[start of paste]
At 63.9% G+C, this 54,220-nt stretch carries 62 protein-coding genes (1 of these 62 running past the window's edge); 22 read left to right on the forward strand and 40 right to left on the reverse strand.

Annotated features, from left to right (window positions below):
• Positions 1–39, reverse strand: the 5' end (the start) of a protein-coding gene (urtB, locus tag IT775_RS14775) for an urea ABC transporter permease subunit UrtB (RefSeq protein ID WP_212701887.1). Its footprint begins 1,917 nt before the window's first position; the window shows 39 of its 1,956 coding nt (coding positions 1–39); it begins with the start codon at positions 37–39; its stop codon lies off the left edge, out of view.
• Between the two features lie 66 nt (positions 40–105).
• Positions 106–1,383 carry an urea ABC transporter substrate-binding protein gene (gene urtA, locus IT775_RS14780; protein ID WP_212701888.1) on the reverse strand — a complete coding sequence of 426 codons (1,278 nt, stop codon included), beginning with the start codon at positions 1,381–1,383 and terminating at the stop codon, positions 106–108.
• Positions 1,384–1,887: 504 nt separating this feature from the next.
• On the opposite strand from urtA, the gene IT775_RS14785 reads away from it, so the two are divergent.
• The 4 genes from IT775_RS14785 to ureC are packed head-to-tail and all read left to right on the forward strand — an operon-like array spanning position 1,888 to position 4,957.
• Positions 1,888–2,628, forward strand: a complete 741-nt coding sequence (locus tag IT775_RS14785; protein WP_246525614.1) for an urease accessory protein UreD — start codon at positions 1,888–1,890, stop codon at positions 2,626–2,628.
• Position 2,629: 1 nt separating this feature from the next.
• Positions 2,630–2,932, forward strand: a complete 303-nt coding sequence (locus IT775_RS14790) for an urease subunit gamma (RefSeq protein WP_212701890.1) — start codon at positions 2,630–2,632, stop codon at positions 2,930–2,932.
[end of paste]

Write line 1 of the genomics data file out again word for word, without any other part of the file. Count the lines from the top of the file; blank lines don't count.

At 63.9% G+C, this 54,220-nt stretch carries 62 protein-coding genes (1 of these 62 running past the window's edge); 22 read left to right on the forward strand and 40 right to left on the reverse strand.